Update: Bill Cosby's bail was set at $1,000,000 at his arraignment on Wednesday afternoon in Elkins Park, Pa.
Earlier today Bill Cosby was charged with sexual assault. The former primetime dad has had nearly 60 accusations of sexual assault made against him in the last two years. According to CNN, Cosby is being charged with aggravated indecent assault for an alleged incident in Montgomery County, Pennsylvania in 2004.
Prosecutor Kevin Steele told NPR that the assault occurred at Cosby's home and that Cosby "is expected to appear in court to be arraigned Wednesday afternoon; [Steele] also urged any other victims to contact his office." As in the well-publicized other accusations against Cosby, this charge represents an established pattern: The alleged serial rapist is said to have drugged his victim with pills before attacking her while she were unconscious.
Kristen Houser is the chief public affairs officer for the National Sexual Violence Resource Center, the leading sexual assault information organization in the United States. NSRC was founded by the Pennsylvania Coalition Against Rape through a cooperative agreement with the Centers for Disease Control and Prevention. "The way that we talk about sexual assault victimization and perpetration really matters," Houser told Broadly over the phone. "When we're looking at how this issue is covered in the press, the public at large is getting piecemeal information. They're thinking about [the issue of rape] in terms of individual cases, and not looking at it in a holistic way." Houser explains that the magnitude of the Cosby scandal has enabled the general public to believe that there is validity to the accusations and demonstrated that delayed disclosure is normal.
After Cosby denied wrongdoing earlier this year, seven of his accusers—Tamara Green, Therese Serignese, Linda Traitz, Louisa Moritz, Barbara Bowman, Joan Tarshis, and Angela Leslie—sued him for defamation. In early December, the comedian behemoth brought a defamation countersuit, claiming their accusations to be false and damaging to his reputation and career.
Because there is such broad misinformation about sexual assault, it's been hard. Many times prosecutors want a whole lot of evidence that is incontrovertible.
According to NPR, an accusation of sexual assault in the Montgomery County case was initially brought against Cosby in 2004, but the prosecutor did not bring charges. "There's always prosecutorial discretion," Houser says, explaining that prosecutors have to wager whether or not there is sufficient evidence to bring charges as well as the likelihood of success based on the community in which the crime occurred. "Because there is such broad misinformation about sexual assault, it's been hard. Many times prosecutors want a whole lot of evidence that is incontrovertible, which is often not the case because these are crimes that are committed strategically, in private, without witnesses, photographs, or anything to back it up—and that is by design, the choice of the offenders."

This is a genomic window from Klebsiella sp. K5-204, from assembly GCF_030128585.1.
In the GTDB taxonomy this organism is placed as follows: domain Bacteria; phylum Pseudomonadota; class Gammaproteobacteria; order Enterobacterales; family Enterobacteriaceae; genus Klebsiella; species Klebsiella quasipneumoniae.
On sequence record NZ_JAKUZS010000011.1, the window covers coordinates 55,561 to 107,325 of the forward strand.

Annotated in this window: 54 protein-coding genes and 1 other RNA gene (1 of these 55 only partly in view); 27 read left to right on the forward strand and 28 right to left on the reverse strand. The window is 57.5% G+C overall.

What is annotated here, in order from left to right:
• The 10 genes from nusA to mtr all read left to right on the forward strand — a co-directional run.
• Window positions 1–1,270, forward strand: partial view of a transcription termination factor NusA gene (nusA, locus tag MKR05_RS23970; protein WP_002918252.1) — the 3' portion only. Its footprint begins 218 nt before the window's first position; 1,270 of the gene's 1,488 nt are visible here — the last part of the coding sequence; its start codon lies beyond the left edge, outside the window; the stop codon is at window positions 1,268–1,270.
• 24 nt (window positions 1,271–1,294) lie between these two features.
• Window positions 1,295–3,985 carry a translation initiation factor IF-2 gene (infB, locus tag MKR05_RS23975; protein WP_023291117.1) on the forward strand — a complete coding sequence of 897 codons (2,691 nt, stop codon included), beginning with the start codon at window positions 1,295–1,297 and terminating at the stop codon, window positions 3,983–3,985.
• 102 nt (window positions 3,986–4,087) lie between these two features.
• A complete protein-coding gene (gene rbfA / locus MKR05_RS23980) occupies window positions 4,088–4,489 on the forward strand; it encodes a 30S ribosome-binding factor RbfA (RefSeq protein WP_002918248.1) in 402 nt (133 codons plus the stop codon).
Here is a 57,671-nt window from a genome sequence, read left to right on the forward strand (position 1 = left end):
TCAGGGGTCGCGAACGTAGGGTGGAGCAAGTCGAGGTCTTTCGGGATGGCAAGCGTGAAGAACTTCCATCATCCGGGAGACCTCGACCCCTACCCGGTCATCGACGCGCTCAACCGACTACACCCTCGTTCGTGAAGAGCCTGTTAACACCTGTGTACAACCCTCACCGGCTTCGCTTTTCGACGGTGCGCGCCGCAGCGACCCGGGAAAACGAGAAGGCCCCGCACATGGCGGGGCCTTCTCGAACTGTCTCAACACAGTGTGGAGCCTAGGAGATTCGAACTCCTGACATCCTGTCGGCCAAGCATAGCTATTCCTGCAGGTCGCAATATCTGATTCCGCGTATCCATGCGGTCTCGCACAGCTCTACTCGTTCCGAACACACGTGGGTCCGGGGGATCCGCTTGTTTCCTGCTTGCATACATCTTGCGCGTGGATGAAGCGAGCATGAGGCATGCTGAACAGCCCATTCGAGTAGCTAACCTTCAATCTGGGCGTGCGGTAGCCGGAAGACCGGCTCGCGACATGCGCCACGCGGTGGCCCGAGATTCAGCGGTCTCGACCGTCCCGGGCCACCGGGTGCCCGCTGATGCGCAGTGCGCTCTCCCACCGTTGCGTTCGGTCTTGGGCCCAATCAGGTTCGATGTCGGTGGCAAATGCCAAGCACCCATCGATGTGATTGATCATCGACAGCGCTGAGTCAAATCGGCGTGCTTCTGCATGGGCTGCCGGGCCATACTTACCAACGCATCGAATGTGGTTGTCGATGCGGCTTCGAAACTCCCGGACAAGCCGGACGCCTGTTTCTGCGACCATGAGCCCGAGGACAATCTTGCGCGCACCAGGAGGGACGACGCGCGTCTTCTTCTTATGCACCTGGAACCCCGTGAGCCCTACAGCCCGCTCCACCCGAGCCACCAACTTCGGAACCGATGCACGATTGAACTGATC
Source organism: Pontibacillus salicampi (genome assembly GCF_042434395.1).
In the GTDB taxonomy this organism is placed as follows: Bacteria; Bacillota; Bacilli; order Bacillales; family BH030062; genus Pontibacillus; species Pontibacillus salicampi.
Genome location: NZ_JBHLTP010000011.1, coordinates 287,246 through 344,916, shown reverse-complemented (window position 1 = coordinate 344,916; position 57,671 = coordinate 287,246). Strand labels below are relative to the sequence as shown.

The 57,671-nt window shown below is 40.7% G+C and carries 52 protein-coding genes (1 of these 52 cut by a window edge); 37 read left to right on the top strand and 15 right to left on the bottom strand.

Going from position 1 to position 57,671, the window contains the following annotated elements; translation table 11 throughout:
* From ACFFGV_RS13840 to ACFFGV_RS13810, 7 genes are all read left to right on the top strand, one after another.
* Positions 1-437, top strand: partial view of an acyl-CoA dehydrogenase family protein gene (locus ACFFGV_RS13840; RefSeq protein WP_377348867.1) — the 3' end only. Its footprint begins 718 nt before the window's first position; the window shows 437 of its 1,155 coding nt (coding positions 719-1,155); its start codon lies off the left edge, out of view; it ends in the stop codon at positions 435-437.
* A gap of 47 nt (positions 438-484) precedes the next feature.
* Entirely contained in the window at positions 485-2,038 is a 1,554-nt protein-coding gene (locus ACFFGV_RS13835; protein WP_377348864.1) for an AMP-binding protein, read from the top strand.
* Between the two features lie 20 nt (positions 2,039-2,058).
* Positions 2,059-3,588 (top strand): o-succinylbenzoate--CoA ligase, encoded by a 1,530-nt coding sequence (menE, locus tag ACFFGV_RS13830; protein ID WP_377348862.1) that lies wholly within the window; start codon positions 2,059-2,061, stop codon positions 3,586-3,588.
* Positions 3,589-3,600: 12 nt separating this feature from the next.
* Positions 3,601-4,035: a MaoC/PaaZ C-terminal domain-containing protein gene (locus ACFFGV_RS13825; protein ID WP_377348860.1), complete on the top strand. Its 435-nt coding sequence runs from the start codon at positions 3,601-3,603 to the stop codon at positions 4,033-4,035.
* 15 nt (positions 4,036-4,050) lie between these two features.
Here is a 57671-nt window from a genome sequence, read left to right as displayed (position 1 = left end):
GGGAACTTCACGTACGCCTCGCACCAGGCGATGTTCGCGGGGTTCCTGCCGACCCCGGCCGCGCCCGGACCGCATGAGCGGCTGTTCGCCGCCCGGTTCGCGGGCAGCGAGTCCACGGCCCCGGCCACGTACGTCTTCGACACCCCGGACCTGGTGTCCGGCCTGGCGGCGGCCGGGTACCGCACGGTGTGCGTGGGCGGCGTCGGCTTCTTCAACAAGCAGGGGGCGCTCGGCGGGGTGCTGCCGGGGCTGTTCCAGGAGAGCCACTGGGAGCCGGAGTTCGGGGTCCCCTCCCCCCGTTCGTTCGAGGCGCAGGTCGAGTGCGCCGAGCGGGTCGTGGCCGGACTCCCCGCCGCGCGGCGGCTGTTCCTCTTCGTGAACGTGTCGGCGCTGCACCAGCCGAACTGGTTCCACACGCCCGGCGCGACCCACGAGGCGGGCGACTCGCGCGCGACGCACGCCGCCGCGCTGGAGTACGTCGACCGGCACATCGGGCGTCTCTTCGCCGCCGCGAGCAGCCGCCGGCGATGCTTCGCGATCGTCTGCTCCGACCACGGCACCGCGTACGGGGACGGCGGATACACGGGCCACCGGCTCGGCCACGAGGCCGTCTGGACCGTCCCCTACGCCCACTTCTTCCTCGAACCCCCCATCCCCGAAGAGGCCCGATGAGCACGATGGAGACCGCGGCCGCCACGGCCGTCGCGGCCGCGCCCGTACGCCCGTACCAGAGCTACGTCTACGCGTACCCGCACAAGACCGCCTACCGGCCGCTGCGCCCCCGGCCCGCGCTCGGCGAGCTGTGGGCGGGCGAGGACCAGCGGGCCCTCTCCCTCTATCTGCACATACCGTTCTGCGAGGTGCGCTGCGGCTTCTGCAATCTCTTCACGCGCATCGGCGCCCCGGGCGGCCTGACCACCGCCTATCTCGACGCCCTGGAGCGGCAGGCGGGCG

It was Steele, who succeeded the former Montgomery County District Attorney in November, who ensured charges were made before the statute of limitations expires in January 2016. "In Pennsylvania, if you're an adult, the state only has 12 years to pursue criminal charges [for sexual assault]," Houser says, adding that the Pennsylvania Coalition Against Rape would like to see the abolition of the statute of limitations for sexual assault. "It's in the best interest of public safety. When we're talking about grown adults who are perpetrating sexual assault, this is how they live their lives. It does not make sense, form a public safety perspective, that we would limit how long we have to hold them accountable."
In 2005, Cosby testified that he bought Quaaludes with the intent of giving them to women he wanted to have sex with. That testimony was made public this summer, which Houser says changed things. "The current district attorney's office did more investigating," she says, which bolstered the case Steele is building.
"Public opinion has also shifted," Houser says. She's been doing work about sexual assault for 25 years, but it's only in the past three to five that she's noticed a marked difference in the public perception around these issues. The monolithic denial she confronted in the first 20 years of her career has begun to crack. "There's much more willingness to talk about the issue," she says. "People ask more educated questions; they're more accepting that this is a widespread, serious problem. Sad to say it took that long, but I'm glad to see the change."